I think what we see with things like the Ogg oddity is that, like every large corporation, the left hand often doesn’t know what the right hand is doing.

    In Nokia you’ve got the S60 faction, the general handset (S40) faction, the web tablet guys, the content guys (working on Ovi, N-Gage, etc)… all of them are doing their own projects, and all of these projects are pretty good individually (with their share of flaws, of course), but they don’t seem to talk to each other much.

    It’s almost like watching a new version of IBM in the 80’s!


  2. The faction description of Nokia’s relationship with Open Source has been my experience as well. There certainly are people at Nokia who understand and are committed to open development, but their efforts are counter to established policy and culture.

    I’ve got a Nokia internet tablet too. And I note that while the base of the software stack is open source, and you can install anything you like, it doesn’t play Ogg files out of the box!

    On the complaint that Ogg doesn’t support DRM, I’ve long suggested facetiously that it does, but I’m starting to wish someone would actually implement that. After all, DRM is a feature of playback software, not data formats, and a simple “DRM=nocopy” in the metadata header is as effective a technological access control as any other.

    But I don’t know how to unpack statements like “any DRM-incompatible video related mechanism is a non-starter with the content industry”. I’ve heard the opinion expressed that “the content industry” has heard Open Source and DRM are incompatible and therefore they’d never allow their destributors to use a format developed by the open source community. (I understand they avoid having websites for similar reasons. :)

    Sun does have an Open Source DRM initiative. It’s tremendously vague on the technical details, perhaps to maintain the doublethink that’s necessary to think of DRM as a technology. But it might be a way forward with people who still believe they need the snake oil.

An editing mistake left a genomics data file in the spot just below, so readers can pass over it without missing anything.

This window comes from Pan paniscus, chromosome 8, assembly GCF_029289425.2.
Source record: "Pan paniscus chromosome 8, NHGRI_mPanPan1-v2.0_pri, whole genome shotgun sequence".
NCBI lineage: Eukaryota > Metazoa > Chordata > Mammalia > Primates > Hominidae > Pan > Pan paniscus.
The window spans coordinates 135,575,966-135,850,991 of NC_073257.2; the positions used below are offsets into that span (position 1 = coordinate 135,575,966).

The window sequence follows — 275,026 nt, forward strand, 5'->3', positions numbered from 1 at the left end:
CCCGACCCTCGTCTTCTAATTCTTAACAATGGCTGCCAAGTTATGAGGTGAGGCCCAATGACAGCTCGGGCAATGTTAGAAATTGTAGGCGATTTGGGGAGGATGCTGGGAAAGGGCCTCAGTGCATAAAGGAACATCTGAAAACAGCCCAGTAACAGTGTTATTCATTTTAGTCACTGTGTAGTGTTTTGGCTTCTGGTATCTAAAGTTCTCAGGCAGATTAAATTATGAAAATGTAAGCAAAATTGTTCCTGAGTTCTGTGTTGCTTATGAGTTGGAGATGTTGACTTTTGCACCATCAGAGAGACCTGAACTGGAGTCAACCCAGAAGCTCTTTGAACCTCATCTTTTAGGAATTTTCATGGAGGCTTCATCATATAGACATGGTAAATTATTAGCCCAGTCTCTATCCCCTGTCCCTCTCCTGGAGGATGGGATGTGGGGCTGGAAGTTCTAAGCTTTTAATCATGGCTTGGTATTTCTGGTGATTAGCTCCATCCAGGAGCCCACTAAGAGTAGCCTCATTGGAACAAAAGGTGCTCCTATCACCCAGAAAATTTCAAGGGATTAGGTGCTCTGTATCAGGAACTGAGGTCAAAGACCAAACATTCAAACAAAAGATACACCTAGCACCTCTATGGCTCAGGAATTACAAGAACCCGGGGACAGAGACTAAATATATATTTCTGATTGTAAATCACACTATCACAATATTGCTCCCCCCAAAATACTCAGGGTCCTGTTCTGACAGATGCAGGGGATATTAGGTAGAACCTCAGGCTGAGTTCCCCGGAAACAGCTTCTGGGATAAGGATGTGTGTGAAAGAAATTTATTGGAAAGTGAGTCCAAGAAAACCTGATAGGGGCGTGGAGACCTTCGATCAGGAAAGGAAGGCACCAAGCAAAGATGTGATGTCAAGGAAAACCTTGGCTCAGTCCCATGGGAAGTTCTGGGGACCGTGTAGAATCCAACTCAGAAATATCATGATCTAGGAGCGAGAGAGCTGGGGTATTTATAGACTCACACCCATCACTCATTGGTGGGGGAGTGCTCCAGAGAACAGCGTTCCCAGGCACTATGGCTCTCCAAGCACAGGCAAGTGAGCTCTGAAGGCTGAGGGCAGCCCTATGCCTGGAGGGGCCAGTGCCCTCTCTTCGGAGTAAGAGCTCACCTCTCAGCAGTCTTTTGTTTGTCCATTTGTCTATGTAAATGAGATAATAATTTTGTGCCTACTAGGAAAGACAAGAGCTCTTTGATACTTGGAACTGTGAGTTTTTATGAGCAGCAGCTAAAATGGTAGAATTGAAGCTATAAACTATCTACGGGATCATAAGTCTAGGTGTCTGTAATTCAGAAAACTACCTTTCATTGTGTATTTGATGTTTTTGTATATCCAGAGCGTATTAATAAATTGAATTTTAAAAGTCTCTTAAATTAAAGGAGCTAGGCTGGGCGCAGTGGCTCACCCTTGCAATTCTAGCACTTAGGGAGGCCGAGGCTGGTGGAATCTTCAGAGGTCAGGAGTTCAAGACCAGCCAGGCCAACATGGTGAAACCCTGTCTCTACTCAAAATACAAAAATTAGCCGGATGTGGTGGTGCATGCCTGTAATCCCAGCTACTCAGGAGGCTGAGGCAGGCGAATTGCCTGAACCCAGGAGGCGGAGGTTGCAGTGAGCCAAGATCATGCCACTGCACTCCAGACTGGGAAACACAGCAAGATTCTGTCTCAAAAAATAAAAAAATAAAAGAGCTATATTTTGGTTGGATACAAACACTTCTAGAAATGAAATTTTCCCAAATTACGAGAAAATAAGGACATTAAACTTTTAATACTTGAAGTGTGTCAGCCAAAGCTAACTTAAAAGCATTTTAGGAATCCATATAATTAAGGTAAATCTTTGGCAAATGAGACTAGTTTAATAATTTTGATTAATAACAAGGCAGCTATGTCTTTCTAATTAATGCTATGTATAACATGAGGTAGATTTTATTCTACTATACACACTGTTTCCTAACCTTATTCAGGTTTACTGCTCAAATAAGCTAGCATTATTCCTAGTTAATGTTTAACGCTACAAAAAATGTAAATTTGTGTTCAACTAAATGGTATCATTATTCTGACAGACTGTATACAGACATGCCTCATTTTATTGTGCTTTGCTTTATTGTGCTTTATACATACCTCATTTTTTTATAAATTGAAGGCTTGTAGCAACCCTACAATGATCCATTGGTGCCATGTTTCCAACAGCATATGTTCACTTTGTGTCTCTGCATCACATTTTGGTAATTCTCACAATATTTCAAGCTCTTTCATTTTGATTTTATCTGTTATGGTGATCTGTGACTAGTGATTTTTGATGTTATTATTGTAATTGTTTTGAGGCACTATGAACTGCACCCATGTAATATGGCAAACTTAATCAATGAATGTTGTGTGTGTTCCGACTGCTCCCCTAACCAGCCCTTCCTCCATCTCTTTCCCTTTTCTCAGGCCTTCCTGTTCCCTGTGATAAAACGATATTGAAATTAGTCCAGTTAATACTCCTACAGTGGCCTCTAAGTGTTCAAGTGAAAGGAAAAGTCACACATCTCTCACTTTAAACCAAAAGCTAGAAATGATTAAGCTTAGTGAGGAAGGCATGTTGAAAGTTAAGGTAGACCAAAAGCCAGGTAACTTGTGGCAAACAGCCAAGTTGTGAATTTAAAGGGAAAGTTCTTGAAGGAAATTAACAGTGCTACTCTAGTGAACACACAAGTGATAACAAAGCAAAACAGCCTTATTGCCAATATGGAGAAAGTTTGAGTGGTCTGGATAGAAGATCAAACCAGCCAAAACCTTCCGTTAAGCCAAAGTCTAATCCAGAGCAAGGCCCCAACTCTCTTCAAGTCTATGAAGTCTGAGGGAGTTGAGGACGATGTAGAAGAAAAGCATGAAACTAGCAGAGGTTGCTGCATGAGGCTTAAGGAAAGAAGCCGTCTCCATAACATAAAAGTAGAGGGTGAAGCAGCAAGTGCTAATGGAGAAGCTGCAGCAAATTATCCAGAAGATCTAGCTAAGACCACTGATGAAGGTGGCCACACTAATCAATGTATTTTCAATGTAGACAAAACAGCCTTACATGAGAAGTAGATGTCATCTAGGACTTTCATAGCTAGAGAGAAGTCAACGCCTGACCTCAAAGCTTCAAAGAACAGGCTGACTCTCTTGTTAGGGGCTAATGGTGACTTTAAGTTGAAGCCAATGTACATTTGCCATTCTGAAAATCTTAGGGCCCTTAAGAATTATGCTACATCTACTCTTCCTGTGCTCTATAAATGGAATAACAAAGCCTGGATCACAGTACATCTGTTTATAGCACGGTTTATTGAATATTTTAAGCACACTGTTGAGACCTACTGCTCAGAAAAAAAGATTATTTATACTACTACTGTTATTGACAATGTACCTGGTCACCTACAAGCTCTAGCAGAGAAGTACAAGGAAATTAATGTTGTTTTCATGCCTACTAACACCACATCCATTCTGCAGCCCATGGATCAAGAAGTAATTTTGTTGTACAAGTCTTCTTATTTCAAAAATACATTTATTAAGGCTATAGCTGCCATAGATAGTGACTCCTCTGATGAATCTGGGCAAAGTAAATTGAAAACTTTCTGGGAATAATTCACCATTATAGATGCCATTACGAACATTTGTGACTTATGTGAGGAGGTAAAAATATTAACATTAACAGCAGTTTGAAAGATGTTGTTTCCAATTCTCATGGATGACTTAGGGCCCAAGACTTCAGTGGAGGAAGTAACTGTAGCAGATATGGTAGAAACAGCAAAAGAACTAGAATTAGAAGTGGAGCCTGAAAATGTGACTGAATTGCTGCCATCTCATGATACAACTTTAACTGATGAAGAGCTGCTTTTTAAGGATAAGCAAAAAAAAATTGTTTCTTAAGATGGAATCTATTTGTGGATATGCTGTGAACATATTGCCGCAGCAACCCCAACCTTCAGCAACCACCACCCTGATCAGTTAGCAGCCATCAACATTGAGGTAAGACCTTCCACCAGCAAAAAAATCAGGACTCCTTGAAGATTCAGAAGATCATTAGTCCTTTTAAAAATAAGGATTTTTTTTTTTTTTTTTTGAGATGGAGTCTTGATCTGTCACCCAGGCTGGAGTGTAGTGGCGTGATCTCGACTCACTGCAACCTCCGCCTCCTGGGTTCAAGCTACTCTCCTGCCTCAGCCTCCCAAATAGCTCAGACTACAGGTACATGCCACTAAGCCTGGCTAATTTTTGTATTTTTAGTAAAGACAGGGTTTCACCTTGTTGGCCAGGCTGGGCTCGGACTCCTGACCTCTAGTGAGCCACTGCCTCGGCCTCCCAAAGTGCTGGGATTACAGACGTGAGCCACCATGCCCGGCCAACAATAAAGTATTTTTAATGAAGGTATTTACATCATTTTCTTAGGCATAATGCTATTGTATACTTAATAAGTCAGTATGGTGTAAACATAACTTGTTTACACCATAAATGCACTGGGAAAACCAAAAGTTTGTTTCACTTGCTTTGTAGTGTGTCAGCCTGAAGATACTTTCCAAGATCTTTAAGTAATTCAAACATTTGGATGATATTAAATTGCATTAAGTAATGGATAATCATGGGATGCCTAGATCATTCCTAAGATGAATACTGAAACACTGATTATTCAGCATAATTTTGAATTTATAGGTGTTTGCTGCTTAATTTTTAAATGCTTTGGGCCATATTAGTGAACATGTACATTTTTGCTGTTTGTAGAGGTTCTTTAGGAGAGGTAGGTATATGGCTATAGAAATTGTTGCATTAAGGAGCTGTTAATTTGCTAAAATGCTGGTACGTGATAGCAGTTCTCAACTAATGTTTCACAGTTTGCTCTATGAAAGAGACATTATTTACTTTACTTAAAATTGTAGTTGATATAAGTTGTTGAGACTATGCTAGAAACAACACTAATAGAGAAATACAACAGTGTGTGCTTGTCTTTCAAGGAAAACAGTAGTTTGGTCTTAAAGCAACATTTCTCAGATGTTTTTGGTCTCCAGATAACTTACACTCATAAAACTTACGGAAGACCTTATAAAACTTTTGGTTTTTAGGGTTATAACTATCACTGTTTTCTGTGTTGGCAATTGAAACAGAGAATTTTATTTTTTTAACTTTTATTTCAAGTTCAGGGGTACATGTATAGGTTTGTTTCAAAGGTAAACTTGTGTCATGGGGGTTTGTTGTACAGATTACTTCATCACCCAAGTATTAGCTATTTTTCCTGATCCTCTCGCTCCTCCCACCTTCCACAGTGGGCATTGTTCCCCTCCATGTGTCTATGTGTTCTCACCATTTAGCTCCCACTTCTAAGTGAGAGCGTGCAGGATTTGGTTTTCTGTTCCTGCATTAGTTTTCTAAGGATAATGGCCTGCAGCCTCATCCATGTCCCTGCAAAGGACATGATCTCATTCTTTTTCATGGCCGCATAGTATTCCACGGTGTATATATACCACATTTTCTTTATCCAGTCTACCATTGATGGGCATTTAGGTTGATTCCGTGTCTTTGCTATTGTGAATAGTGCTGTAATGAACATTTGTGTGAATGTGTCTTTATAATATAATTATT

3. The problem with DRM systems at the moment, I find, is that they ensure that the vendor (eg. Sony) can ‘trust’ the customer (eg. you) not to mess around with their stuff – but the customer can’t trust that the vendor can’t mess around with their stuff (steal information about you, mess about with your computer, etc).

    I’d love to see an open-source system with “mutual-trust”. Where you only give certain vendors certain rights to your machine, and you only give up certain rights (eg. emailing a certain mp3 to your friends) which you agree to. I don’t know if this is even possible, but I suppose it could work with hardware support and checksums of the kernel or something.

    The problem is – without this, I predict less and less software will work on open-source systems – because company’s want to have the freedom to choose how they sell their media. And because of open-source developer’s refusal to have anything to do with DRM, everyone will end up signing over every right to their computer, just to play the next generation of BioShock (or whatever).

  4. I’ve got a Nokia internet tablet. And I note that while the base of the software stack is open source, and you can install anything you like, it doesn’t play Ogg files out of the box!